Contributing to the debate, United Party for National Development (UPND) Secretary General, Winston Chibwe, noted that the clause will unite the country as all Zambians will have to agree on who to be their president as opposed to the current scenario which allows the candidate with the highest votes who might be the minority to become president.
But Solicitor General, Musa Mwenye, observed that Clause 1 which provides for the 50+1 votes, coupled with the Proportional Representation (PR) system of electing Members of Parliament, will create a very powerful president and a very weak parliament which he said was not good for the country.
Mr Mwenye further observed that Article 75 will make it difficult for candidates hailing from tribes that are not the majority in the country to win elections as people in Zambia vote not necessarily on tribal lines but on the language spoken in a certain region.
But the Movement for Multiparty Democracy (MMD) National Women’s chairperson, Faustina Sinyangwe, who was the National Constitution Conference vice chairperson, revealed that the NCC was thrown out because it failed to adopt the 50+1 vote clause which people dearly wanted.
Ms Sinyangwe, who served on the Mung’omba Commission, stated that people countrywide submitted to the Mung’omba that they wanted the clause, hence the need to retain it if the constitution is to be accepted by Zambians.
But Pambashe MP, Ronald Chitotela, differed with the views of the rest as he noted that even the president elected by the 50+1 vote is far from being called a majoritarian president because the country has less than half of its population who are registered voters, hence the need for the convention to revert to the current system.
The clause, when subjected to a vote, all delegates voted to retain it, except for Mr Chitotela who voted against and the Solicitor General who abstained.
In addition the working group has rejected the Proportional Representation (PR) system of electing MPs and replaced it with the mixed member representation system which is recommended in the Mung’omba Constitution Commission.
The PR system, which has since been amended, was going to allow political parties to get seats proportionate to the votes they receive in an election which most members observed was not good as it will allow all political parties, including the least, to get seats in all districts.
The same electoral system has since been unanimously adopted for use in local government elections.
Meanwhile Chieftainess Nkomeshya Mukamambo II expressed worry at the mushrooming number of political parties in Zambia.
She noted that some political parties that have been registered have no national character and will only cause confusion during elections, especially after adopting the 50+1 vote clause, adding that the convention should device a way of regulating the number of political
Experts at the ongoing sector groups convention have unanimously resolved to maintain the dual citizenship article in the First Draft Constitution.
The experts mandated to analyse the citizen’s clause said dual citizenship was progressive as it would allow Zambians in the Diaspora who had acquired wealth to invest in Zambia.
It was emphasized that a number of Zambians in the Diaspora were unable to invest in Zambia because the current Constitution had no provision of dual citizenship.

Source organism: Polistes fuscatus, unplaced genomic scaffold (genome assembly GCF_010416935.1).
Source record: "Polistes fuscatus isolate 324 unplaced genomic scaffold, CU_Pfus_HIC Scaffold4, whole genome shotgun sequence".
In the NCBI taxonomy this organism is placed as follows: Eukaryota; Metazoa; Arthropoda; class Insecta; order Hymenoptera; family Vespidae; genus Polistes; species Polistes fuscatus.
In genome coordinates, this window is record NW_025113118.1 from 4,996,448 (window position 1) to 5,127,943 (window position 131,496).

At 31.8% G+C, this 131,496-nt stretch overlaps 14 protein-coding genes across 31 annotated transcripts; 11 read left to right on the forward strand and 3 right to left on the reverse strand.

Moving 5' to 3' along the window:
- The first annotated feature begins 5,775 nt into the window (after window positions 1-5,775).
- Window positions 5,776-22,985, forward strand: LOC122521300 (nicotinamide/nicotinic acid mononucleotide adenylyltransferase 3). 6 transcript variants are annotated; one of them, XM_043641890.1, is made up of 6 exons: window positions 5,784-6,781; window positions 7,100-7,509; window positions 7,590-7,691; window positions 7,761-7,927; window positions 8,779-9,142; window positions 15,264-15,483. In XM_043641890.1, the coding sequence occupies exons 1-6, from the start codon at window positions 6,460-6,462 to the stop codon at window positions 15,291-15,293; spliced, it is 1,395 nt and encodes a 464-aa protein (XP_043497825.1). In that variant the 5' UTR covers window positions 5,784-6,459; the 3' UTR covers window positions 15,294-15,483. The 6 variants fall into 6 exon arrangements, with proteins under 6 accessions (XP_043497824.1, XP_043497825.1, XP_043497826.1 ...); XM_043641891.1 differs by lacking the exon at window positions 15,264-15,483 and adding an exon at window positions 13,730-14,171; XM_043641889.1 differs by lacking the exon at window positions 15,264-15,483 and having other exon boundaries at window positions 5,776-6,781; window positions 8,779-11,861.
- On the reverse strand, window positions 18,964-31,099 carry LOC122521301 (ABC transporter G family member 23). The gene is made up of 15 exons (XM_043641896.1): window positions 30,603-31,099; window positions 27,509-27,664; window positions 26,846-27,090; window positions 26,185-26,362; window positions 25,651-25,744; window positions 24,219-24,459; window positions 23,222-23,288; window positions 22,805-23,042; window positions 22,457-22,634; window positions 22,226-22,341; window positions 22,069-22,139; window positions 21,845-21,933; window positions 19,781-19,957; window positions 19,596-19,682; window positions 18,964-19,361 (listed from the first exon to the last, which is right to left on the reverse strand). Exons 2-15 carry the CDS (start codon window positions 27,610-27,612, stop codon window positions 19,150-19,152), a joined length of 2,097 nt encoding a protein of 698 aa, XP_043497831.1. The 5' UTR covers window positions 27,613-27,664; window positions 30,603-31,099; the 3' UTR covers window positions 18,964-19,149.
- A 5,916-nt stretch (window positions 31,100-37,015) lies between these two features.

The sector groups also adopted Article 20(1) which states that a Citizen’s Board shall be established.
Article 20 (2) which states that Parliament shall enact legislation which provides for the composition of, appointment of members to, tenure of office of members of, and procedures to be followed by the Citizenship Board of Zambia.
The group also unanimously adopted article 19 under the citizen’s clause which states that a citizen may renounce citizenship or shall be deprived of citizenship only if that person acquired citizenship by means of fraud, false representation or concealment of material fact.
The current Constitution states that a person shall cease to be a citizen of Zambia if that person acquired the citizenship of a country other than Zambia by a voluntary act, other than marriage and does any act indicating that person’s intention to adopt or make use of any other citizenship.
Diaspora’s capabilities in terms of remittances, investment and knowledge transfer are crucial to the development of Zambia. Thus, Zambians in the Diaspora are equipped to invest in Zambian companies and establishing new ventures. The Zambian Diaspora should be encouraged to invest in Zambian companies and set up new ventures to become partners in achieving economic growth rate of above seven per cent and reduce unemployment among the youths.
With the knowledge and experience gained as academics, scholars, scientists, technologists, professionals and businessmen, the Zambian Diaspora can play a decisive role in the development of Zambia.
It is recognized that members of the Diaspora are able to make “Diaspora-specific contributions deriving from the absence of language and cultural barriers, and more specifically, their ability to better understand, and thus, more effectively adapt foreign approaches and technology to the homeland context” (Brinkerhoff, 2006).
A Diaspora can be broadly defined as a population “which has originated in a land other than which it currently resides, and whose social, economic and political networks cross the borders of nation-states or, indeed, span the globe” (Vertovec, 1999).